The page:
|KOLINEC: Klatovy, Bohemia|
map and photos: "Originally the property of Czech kings and later, (beginning of the 15th century to the...mid-16th century), it belonged to the Velhartice castle. ...The most valuable building in Kolinec is the Early-Gothic Church of St. James the Greate...built at the end of the 13th century in place of the original small Romanesque church from the turn of the 13th century. Another site is the small Baroque stone bridge over the Kalný Potok (Cloudy Stream)... from the 18th century and [landmarked]. The Jewish cemetery from the 17th century can be found on the eastern outskirts of Kolinec ....remains of medieval gold mining can be seen in the surroundings of the village." [February 2009]
US Commission No. CZCE000108
Alternate names (German): Kollinetz. Town is in Bohemia-Klatovy at 49º18 13º26, 15 km, SE of Klatovy and 47 km S of Plzen. Cemetery is 300 meters SE of town. Present population is 1000-5000 with no Jews.
Earliest known Jewish community was recorded in the first half of 19th century with congregation probably from 18th or 17th century. 1930 Jewish population was 4. The Jewish cemetery originated before 1724, but allegedly 1339 with last known Conservative burial was 1940. Landmarked: 434/3068/, category II. The isolated suburban hillside has no sign. Reached by turning directly off a public road, access is open to all via a broken masonry wall and non-locking gate. The size of the cemetery before and after WWII was 0.1043 ha.
100-500 gravestones, 1-20 not in original locations and more than 75% toppled or broken, date from 1727-20th century. The marble, granite, limestone, and sandstone flat shaped stones, finely smoothed and inscribed stones, flat stones with carved relief decoration, double tombstones, or multi-stone monuments have Hebrew, German, and/or Czech inscriptions. The cemetery contains no known mass graves. Within the limits of the cemetery are a pre-burial house and the ruin of mortuary. Plzen Jewish community owns the property used for Jewish cemetery only. Properties adjacent are agricultural, residential, and forest. Occasionally, private visitors stop. Local non-Jewish residents cleared vegetation in 1990. Current care is occasional clearing or cleaning by individuals. Security (uncontrolled access) and vandalism are moderate threats. Weather erosion, pollution, and vegetation are slight threats. Vegetation overgrowth seasonally prevents access.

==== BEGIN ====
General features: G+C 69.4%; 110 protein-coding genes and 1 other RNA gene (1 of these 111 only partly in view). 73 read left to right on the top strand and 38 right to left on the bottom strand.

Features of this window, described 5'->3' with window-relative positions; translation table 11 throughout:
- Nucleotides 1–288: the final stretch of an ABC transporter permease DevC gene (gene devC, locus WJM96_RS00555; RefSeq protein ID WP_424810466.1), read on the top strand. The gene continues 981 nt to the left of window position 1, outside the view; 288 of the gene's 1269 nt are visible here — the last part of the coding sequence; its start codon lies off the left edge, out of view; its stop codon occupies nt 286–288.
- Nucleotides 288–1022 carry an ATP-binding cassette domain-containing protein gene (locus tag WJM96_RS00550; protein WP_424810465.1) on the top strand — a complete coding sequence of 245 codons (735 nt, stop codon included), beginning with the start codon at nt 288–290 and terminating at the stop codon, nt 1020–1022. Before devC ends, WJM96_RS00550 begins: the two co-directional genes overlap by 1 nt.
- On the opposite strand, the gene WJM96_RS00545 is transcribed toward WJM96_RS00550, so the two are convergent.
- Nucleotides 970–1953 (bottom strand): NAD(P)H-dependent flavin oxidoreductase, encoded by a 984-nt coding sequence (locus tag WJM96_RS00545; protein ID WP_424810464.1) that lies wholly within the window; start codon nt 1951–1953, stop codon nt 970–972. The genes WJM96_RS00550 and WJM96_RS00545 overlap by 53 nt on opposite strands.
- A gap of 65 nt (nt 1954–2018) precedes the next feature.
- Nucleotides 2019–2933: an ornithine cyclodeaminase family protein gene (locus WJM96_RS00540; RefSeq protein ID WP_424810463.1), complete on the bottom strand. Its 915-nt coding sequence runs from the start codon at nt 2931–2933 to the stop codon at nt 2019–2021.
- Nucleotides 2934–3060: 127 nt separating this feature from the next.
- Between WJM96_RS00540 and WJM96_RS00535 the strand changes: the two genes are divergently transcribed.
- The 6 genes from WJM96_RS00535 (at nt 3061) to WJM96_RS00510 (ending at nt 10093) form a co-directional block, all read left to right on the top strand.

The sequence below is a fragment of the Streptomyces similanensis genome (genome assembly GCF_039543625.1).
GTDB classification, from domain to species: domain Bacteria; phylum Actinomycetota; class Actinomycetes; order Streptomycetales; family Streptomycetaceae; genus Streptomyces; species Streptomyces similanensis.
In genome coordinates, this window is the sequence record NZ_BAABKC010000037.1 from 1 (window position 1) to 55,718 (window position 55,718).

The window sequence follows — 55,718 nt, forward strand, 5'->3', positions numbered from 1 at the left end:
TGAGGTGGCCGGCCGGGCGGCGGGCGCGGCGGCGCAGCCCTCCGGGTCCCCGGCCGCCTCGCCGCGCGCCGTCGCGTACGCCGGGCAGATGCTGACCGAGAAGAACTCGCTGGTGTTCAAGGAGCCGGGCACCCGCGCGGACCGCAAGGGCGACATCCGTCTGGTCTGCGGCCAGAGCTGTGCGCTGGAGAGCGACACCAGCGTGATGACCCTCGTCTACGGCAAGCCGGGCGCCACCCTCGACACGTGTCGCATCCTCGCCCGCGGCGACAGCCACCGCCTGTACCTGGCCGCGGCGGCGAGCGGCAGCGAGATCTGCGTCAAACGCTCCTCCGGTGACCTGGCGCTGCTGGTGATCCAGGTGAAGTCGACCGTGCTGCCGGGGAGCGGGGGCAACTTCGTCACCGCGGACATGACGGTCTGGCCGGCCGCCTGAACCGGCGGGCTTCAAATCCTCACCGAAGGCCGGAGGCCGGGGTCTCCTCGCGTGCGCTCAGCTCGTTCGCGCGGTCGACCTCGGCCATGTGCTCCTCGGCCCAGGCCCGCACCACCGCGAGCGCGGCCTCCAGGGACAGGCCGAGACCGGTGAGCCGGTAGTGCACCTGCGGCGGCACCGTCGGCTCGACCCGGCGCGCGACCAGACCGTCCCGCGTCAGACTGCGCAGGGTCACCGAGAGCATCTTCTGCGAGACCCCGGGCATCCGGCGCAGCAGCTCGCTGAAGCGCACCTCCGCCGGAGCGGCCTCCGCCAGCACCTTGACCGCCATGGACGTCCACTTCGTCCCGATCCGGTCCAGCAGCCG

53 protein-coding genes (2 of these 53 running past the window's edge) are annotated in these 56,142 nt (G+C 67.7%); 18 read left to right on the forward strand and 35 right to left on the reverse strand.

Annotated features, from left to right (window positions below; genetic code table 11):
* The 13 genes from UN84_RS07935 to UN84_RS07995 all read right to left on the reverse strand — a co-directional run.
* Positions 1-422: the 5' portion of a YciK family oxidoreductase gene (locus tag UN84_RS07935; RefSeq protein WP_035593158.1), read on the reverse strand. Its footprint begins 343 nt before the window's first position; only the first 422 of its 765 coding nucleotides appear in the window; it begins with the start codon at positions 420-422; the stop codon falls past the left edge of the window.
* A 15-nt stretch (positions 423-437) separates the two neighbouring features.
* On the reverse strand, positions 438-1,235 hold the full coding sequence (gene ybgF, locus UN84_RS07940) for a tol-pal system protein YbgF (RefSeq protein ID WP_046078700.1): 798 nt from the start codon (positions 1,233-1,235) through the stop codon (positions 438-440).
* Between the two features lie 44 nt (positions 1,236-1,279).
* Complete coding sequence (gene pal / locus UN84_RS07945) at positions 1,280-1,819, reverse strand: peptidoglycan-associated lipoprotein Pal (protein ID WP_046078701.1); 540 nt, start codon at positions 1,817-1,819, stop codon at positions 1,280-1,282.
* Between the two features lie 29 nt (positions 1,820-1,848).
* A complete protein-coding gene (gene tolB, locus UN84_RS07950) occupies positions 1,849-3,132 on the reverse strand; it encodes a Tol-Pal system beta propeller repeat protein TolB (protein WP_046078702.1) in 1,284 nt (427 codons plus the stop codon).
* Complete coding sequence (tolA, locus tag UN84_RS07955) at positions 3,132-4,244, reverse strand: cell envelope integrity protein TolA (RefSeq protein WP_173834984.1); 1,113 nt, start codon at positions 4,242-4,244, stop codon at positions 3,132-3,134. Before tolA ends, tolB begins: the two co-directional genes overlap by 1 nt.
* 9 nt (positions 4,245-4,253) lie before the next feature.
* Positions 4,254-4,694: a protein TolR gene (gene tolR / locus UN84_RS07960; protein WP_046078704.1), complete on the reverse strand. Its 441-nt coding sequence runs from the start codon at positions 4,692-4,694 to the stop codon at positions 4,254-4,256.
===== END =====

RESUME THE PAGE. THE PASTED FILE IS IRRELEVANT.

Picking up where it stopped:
Marketa Cibulkova, Serikova 20, 317 05 Plzen; tel. 019/416-87; 2. Peter Braun, Komenskeho 43, 323 13 Plzen; tel. 019/52-15-58; 3. Rudolf Loewy, Jesenicka 33, 323 23 Plzen; tel. 019/52-06-84; and 4. Jiri Fiedler, Brdickova 1916, 155 00 Praha 5; tel. 02/55-33-40 completed survey on 22 May 1992. Documentation: 1. Hugo Gold: Die Juden and Judengemeinden Bohemens (1934); 2. Jan Herman: Jewish Cemeteries in Bohemia and Moravia (1980); 3. Notes of Statni Zidovske Muzeum; notes of local historian F. Mara; and census of 1654, 1724, and 1930. Cibulkova, Braun, and Lowy visited site on March 1992. L. Smolik, 340 37 Mecin cp. 56 in 1992; Vit Korec, native of Kolinec in Prague (1982-1988); and Frantisek Mara, historian of Vdinec, 348 11 Chodsky Ujezd cp. 110 in 1985, were interviewed.
|Last Updated on Tuesday, 17 February 2009 20:48|